The record shows SNS moved for traditional and no-evidence summary judgment in one document and filed a 226-page appendix of evidence to support its traditional motion. Thus, the trial court's statement that it considered the evidence indicates nothing more than the trial court considered SNS's appendix of evidence in conjunction with the traditional motion. We could reach a different conclusion had SNS filed only a no-evidence motion without any supporting evidence or if the trial court stated that it considered the response to SNS's motion. Neither, however, is the case. On the record before us, we cannot conclude the trial court's order contained any “affirmative indication” that it considered B.C.'s late-filed evidence or granted B.C. leave to late-file her response and evidence.2 Accordingly, we presume the trial court did not consider her response or evidence and exclude them from our review. Benchmark Bank, 919 S.W.2d at 663.
Because B.C.'s response to the no-evidence motion was untimely and the record does not contain any indication the trial court granted leave for the late filing or considered the response in rendering its decision, B.C. failed to meet her burden under rule 166a(i) to affirmatively raise an issue of fact on the challenged elements of her claim. The absence of a timely and legally adequate response to the no-evidence motion required the trial court to grant summary judgment in favor of SNS. See Landers, 257 S.W.3d at 746.
The dissent in this case reaches a different result, concluding the evidence presented by SNS in support of its traditional motion for summary judgment rendered its no-evidence motion “legally defective or insufficient.” Although B.C. does not make this argument, the dissent cites Binur v. Jacobo for the proposition that SNS's evidence must be examined to determine if it creates a fact issue precluding no-evidence summary judgment even though B.C. did not file a timely response. See Binur, 135 S.W.3d at 651. We conclude, as other courts have, that Binur should not be read this broadly. See Gallien v. Goose Creek Consol. Indep. Sch. Dist., No. 14–11–00938–CV, 2013 WL 1141953, at *4 (Tex. App.—Houston [14th Dist.] Mar. 19, 2013, pet. denied) (mem. op.); Dyer v. Accredited Home Lenders, Inc., No. 02–11–00046–CV, 2012 WL 335858, at *4–5, (Tex. App.—Fort Worth Feb. 2, 2012, pet. denied) (mem. op.).
In Binur, the supreme court disapproved appellate court decisions that disregarded or recharacterized motions for no-evidence summary judgment if they attached evidence. See Binur, 135 S.W.3d at 651. In doing so, the court stated that “if a motion brought solely under subsection (i) attaches evidence, that evidence should not be considered unless it creates a fact question.” Id. The court said nothing in Binur about considering evidence submitted as part of a combined motion for traditional and no-evidence summary judgment when determining the propriety of the no-evidence motion. See Dyer, 2012 WL 335858, at *4. More importantly, the court said nothing that would indicate the nonmovant was relieved of her burden under rule 166a(i) to timely respond to the no-evidence motion and direct the court to the evidence she believes creates a fact issue. Although the nonmovant may not be required to re-submit the evidence already proffered by the movant, she must, at a minimum, file a timely response identifying the portions of the movant's evidence she is relying on to show a fact issue exists. Cf. Campbell v. Mortg. Elec. Registration Sys. Inc., No. 03–11–00429–CV, 2012 WL 1839357, at * 4 (Tex. App.—Austin May 18, 2012, pet. denied) (mem. op.)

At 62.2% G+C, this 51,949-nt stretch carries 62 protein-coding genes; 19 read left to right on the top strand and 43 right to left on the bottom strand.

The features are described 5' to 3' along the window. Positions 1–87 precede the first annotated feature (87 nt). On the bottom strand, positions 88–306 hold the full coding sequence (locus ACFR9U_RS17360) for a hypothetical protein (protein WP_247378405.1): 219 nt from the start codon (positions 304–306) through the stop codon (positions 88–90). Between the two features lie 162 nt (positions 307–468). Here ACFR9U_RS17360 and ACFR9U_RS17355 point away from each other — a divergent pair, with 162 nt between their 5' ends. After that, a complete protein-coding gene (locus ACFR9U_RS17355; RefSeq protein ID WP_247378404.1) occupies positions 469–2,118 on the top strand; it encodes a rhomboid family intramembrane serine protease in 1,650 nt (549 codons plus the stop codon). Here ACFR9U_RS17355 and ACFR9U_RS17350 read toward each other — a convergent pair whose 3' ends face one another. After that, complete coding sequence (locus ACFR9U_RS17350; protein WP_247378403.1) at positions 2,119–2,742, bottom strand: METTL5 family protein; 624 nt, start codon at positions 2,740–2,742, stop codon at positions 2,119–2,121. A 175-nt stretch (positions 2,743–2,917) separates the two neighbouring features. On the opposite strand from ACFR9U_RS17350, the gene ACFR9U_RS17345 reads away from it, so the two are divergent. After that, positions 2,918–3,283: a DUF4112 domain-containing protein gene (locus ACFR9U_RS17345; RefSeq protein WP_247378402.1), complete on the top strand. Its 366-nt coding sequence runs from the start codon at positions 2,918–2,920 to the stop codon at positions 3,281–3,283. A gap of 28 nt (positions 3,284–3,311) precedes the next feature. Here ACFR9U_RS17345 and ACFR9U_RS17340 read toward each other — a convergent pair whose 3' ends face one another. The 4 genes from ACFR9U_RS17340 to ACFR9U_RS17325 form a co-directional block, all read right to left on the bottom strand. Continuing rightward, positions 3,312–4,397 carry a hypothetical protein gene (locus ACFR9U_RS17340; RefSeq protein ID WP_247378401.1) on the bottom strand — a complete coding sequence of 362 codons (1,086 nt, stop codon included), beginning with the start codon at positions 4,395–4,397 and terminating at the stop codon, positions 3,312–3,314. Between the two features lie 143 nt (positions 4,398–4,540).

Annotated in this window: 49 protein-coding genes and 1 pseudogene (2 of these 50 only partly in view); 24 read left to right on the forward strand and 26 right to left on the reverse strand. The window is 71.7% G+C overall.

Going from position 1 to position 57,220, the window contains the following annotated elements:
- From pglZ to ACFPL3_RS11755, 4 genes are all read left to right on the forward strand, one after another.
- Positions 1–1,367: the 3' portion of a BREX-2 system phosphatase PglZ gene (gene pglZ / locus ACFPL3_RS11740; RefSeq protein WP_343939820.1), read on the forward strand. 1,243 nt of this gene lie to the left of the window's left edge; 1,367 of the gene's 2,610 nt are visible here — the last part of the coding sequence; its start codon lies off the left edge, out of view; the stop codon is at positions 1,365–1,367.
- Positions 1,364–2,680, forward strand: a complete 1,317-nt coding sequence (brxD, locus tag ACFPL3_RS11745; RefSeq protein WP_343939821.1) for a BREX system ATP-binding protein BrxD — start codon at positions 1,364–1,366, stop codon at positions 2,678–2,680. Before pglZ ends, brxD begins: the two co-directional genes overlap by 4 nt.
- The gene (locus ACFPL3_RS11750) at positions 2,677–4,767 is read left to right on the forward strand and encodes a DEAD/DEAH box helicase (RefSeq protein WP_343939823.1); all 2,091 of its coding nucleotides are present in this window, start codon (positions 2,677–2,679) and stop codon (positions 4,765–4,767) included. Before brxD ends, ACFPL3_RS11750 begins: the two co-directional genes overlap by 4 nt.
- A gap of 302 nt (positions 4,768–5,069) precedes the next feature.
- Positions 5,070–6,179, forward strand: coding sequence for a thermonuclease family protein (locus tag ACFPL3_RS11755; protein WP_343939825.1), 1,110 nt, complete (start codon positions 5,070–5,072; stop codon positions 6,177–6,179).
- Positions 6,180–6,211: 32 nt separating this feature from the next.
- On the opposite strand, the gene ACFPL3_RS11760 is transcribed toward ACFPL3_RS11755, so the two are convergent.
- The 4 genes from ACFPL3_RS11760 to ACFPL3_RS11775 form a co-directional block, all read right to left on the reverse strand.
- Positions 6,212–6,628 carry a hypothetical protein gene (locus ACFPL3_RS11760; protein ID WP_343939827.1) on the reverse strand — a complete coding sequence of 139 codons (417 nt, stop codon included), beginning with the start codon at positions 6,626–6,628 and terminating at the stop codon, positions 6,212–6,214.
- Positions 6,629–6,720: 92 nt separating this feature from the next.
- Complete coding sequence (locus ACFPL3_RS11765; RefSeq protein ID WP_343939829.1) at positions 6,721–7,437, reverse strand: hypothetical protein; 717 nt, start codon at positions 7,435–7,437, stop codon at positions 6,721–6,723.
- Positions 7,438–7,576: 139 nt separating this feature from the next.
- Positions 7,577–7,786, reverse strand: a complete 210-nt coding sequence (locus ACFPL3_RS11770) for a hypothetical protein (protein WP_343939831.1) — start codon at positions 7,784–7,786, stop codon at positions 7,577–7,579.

The dissent contends the evidence creating a fact issue in this case was pointed out to the trial court by the movant as part of its motion for traditional summary judgment and this was sufficient. This conclusion does not take into account the fact that the trial court, in considering a combined traditional and no-evidence summary judgment motion, should first address the no-evidence motion. Cf. Ridgway, 135 S.W.3d at 600; Blackard v. Fairview Farms Land Co., Ltd., 346 S.W.3d 861, 867 (Tex. App.—Dallas 2011, no pet.). If the nonmovant fails to adequately respond to the no-evidence motion, as was the case here, the trial court need never reach the traditional motion and, therefore, never examine the evidence “pointed to” by the movant.
Additionally, even if the movant identifies evidence that arguably creates a fact issue, it is not appropriate for the court to make those arguments on behalf of the nonmovant and deny the motion for no-evidence summary judgment on that basis. It is the nonmovant's burden under rule 166a(i) to identify evidence and explain why it demonstrates that a fact issue exists. Requiring the court to independently determine whether the movant's evidence supports the nonmovant puts the court in the improper position of advocate for the nonmovant.
We recognize, as other courts have, the apparent injustice in allowing a no-evidence summary judgment to stand when “the record discloses not only that evidence exists to support the challenged element, but that the evidence was before the trial court.” See Dyer, 2012 WL 335858 at *3. But both the language of the summary judgment rule, and the impropriety of asking the trial court to take on the nonmovant's burden of identifying fact issues, dictates the result. Id. We conclude the trial court did not err in granting a no-evidence summary judgment in favor of SNS. Our disposition of this issue makes it unnecessary to address B.C.'s other arguments.
We affirm the trial court's judgment.
1. TEX. LAB. CODE ANN. §§ 21.001–.556 (West 2015 & Supp. 2016).
2. To the extent B.C. relies on the word “pleadings” to encompass her response, the law is clear that a summary judgment response is not a pleading. See In re S.A.P., 156 S.W.3d 574, 576 n.3 (Tex. 2005); K.W. Ministries, Inc. v.Auction Credit Enters., LLC, No. 05-14-01392-CV, 2016 WL 1085227, at *3 (Tex. App.—Dallas Mar. 21, 2016, no pet.) (mem. op.).
MOLLY FRANCIS JUSTICE
Evans, J., dissenting.